Close texture of risotto

Link’s Mushroom Risotto recipe:

    • Hylian Rice
    • Goat Butter
    • Rock Salt
    • Any Mushroom

Mushroom Risotto

  • Servings: 4
  • Difficulty: moderate
  • Print

Mushroom Risotto with Parmesan cheese from Breath of the Wild

Adapted from Essentials of Italina Cooking by Marcella Hazan


  • 5 total cups diluted vegetable broth, 2.5 cups broth + 2.5 cups water
  • 2 tablespoons butter
  • 2 tablespoons vegetable oil
  • 2 tablespoons onion, diced very fine
  • 2 cups Arborio rice (or other Italian rice-see note above)
  • 3 ounces Portabellini mushrooms (or other mushrooms-see note above), diced, soaking in 1/2 cup water
  • 1/2 cup Parmesan cheese
  • salt and pepper to taste


  1. Bring broth to a very slow, steady simmer on a burner near where you’ll be cooking the risotto.
  2. Heat your heavy-bottom pan on medium-high heat and add 1 tablespoon of butter and the vegetable oil.
  3. When the butter is melted add the onion and cook until it becomes translucent.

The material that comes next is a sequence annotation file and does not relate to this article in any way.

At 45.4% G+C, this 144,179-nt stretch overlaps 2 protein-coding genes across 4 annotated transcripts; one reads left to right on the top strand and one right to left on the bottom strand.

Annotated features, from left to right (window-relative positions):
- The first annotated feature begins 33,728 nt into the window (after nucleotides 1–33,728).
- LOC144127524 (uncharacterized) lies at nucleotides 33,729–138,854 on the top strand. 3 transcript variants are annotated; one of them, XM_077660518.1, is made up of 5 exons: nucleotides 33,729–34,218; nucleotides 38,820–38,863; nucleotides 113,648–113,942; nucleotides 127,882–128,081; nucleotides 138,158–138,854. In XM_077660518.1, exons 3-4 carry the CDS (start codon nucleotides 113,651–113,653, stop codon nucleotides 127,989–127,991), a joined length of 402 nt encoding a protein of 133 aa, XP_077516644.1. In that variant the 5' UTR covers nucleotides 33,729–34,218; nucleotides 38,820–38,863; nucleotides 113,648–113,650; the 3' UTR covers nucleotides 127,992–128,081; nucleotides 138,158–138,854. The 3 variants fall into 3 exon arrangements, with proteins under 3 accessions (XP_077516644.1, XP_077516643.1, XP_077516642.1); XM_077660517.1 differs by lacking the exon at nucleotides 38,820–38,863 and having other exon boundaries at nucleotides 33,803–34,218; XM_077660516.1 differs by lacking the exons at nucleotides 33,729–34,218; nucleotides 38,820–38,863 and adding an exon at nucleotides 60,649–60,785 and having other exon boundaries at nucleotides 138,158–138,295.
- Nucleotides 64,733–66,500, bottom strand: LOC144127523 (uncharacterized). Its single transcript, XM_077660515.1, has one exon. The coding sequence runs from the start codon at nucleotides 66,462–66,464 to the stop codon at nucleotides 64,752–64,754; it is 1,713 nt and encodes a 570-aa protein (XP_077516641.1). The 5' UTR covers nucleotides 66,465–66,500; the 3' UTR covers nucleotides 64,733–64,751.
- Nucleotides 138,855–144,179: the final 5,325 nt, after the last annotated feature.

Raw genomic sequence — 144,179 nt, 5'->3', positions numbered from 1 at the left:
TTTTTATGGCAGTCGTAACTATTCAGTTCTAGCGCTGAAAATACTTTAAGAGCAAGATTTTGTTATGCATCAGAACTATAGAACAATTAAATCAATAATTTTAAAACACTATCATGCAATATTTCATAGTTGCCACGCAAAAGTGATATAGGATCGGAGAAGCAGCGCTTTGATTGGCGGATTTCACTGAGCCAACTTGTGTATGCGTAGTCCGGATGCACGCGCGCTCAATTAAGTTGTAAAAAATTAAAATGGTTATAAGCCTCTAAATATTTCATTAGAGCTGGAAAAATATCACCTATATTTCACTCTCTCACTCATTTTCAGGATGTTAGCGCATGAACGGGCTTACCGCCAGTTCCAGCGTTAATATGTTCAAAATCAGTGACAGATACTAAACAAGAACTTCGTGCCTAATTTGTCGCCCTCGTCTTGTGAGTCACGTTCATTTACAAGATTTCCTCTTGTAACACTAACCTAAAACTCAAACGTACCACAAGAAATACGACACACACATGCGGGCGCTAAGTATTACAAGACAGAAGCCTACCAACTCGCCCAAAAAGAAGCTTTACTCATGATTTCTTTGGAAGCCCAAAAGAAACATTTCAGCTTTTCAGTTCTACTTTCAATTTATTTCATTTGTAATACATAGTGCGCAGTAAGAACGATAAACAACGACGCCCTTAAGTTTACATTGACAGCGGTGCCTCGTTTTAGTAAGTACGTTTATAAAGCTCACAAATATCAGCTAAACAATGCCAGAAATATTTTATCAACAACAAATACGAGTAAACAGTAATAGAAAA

4. Add all the rice and stir quickly and thoroughly until the grains are well coated.
  5. Add 1/2 cup of simmering broth and cook the rice, stirring constantly with a long wooden spoon or spatula until the liquid is gone. Make sure you wipe all the sides and bottom of the pan clean as you stir. You must never stop stirring and you must wipe the pot completely clean frequently or the rice will stick.
  6. When there is no more liquid in the pot, add another 1/2 cup of broth and stir as described in step 5. Continue to add broth and stir in this manner.
  7. When the rice has cooked for 10 minutes, add the mushrooms and water. Continue to stir until there is no more liquid.
  8. Finish cooking the rice with broth, or, if you have no more broth, with water. Cook the rice until it is tender, but firm to the bite, with no more liquid remaining in the pot. This will take anywhere from 18-25 minutes total.
  9. Off heat, add a few grindings of pepper, the remaining tablespoon of butter, and all the Parmesan cheese. Stir thoroughly until the cheese melts and clings to the rice. Taste and correct for salt. Transfer to a platter and serve promptly with additional grated cheese on the table.

Speedrunning and Distractions From It